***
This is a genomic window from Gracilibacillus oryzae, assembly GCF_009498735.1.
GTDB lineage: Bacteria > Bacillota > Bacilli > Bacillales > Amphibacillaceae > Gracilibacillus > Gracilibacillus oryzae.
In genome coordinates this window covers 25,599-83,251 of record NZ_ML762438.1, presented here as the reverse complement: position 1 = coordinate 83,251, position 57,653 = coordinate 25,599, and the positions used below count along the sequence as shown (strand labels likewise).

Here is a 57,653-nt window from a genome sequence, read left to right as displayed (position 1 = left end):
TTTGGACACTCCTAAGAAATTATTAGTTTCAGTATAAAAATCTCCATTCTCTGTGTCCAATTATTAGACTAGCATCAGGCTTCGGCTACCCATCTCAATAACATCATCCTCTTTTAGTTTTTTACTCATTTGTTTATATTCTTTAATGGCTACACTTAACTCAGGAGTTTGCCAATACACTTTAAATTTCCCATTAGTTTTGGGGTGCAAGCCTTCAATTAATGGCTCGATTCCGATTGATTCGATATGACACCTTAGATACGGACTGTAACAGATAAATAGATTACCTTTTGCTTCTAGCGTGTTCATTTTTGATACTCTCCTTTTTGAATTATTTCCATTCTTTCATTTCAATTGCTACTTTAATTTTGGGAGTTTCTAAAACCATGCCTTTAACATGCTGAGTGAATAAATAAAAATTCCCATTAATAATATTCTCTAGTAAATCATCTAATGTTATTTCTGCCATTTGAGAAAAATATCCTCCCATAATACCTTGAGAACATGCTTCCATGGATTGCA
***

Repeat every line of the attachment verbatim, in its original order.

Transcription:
This is a genomic window from Gracilibacillus oryzae, assembly GCF_009498735.1.
GTDB lineage: Bacteria > Bacillota > Bacilli > Bacillales > Amphibacillaceae > Gracilibacillus > Gracilibacillus oryzae.
In genome coordinates this window covers 25,599-83,251 of record NZ_ML762438.1, presented here as the reverse complement: position 1 = coordinate 83,251, position 57,653 = coordinate 25,599, and the positions used below count along the sequence as shown (strand labels likewise).

Here is a 57,653-nt window from a genome sequence, read left to right as displayed (position 1 = left end):
TTTGGACACTCCTAAGAAATTATTAGTTTCAGTATAAAAATCTCCATTCTCTGTGTCCAATTATTAGACTAGCATCAGGCTTCGGCTACCCATCTCAATAACATCATCCTCTTTTAGTTTTTTACTCATTTGTTTATATTCTTTAATGGCTACACTTAACTCAGGAGTTTGCCAATACACTTTAAATTTCCCATTAGTTTTGGGGTGCAAGCCTTCAATTAATGGCTCGATTCCGATTGATTCGATATGACACCTTAGATACGGACTGTAACAGATAAATAGATTACCTTTTGCTTCTAGCGTGTTCATTTTTGATACTCTCCTTTTTGAATTATTTCCATTCTTTCATTTCAATTGCTACTTTAATTTTGGGAGTTTCTAAAACCATGCCTTTAACATGCTGAGTGAATAAATAAAAATTCCCATTAATAATATTCTCTAGTAAATCATCTAATGTTATTTCTGCCATTTGAGAAAAATATCCTCCCATAATACCTTGAGAACATGCTTCCATGGATTGCA